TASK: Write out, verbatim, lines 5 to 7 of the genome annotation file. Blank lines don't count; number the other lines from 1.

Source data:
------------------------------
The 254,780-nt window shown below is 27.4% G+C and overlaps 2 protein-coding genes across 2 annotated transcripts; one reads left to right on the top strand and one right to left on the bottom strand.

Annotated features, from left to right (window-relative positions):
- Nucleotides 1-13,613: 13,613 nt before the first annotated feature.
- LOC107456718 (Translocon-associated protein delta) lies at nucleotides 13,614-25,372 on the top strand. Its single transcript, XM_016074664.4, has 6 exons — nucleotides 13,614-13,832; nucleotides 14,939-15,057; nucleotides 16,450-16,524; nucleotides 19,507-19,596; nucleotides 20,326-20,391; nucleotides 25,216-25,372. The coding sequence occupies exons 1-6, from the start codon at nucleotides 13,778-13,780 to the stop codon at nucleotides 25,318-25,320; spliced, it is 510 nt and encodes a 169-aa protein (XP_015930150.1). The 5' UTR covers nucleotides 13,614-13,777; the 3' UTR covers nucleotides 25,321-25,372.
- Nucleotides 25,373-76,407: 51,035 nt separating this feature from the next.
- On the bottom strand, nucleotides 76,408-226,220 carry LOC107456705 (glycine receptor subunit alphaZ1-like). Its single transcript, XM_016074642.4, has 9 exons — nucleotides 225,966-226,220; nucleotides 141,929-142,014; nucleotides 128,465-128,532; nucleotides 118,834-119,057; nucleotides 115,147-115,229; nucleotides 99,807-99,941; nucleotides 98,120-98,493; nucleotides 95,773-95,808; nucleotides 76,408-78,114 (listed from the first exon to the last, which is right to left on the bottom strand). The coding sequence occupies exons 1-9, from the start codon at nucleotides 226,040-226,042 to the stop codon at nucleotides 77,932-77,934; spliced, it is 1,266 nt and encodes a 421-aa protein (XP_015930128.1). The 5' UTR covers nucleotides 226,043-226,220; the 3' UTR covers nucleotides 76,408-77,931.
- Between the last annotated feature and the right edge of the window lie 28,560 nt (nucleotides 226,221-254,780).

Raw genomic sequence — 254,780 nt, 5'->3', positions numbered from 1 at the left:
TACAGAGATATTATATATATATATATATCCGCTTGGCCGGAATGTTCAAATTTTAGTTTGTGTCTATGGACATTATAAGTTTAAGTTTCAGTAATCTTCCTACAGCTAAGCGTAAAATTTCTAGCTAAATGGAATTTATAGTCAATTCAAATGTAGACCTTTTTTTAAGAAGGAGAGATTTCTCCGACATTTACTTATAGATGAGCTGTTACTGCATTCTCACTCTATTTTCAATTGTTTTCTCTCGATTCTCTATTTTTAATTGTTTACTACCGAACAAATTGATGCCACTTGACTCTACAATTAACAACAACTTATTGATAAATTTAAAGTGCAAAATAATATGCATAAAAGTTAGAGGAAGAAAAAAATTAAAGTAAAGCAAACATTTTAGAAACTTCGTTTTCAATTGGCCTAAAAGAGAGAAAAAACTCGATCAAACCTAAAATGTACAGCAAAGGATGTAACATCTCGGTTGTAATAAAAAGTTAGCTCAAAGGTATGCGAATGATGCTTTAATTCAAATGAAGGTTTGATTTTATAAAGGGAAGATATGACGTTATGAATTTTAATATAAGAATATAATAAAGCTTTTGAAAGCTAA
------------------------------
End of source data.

- Nucleotides 25,373-76,407: 51,035 nt separating this feature from the next.
- On the bottom strand, nucleotides 76,408-226,220 carry LOC107456705 (glycine receptor subunit alphaZ1-like). Its single transcript, XM_016074642.4, has 9 exons — nucleotides 225,966-226,220; nucleotides 141,929-142,014; nucleotides 128,465-128,532; nucleotides 118,834-119,057; nucleotides 115,147-115,229; nucleotides 99,807-99,941; nucleotides 98,120-98,493; nucleotides 95,773-95,808; nucleotides 76,408-78,114 (listed from the first exon to the last, which is right to left on the bottom strand). The coding sequence occupies exons 1-9, from the start codon at nucleotides 226,040-226,042 to the stop codon at nucleotides 77,932-77,934; spliced, it is 1,266 nt and encodes a 421-aa protein (XP_015930128.1). The 5' UTR covers nucleotides 226,043-226,220; the 3' UTR covers nucleotides 76,408-77,931.
- Between the last annotated feature and the right edge of the window lie 28,560 nt (nucleotides 226,221-254,780).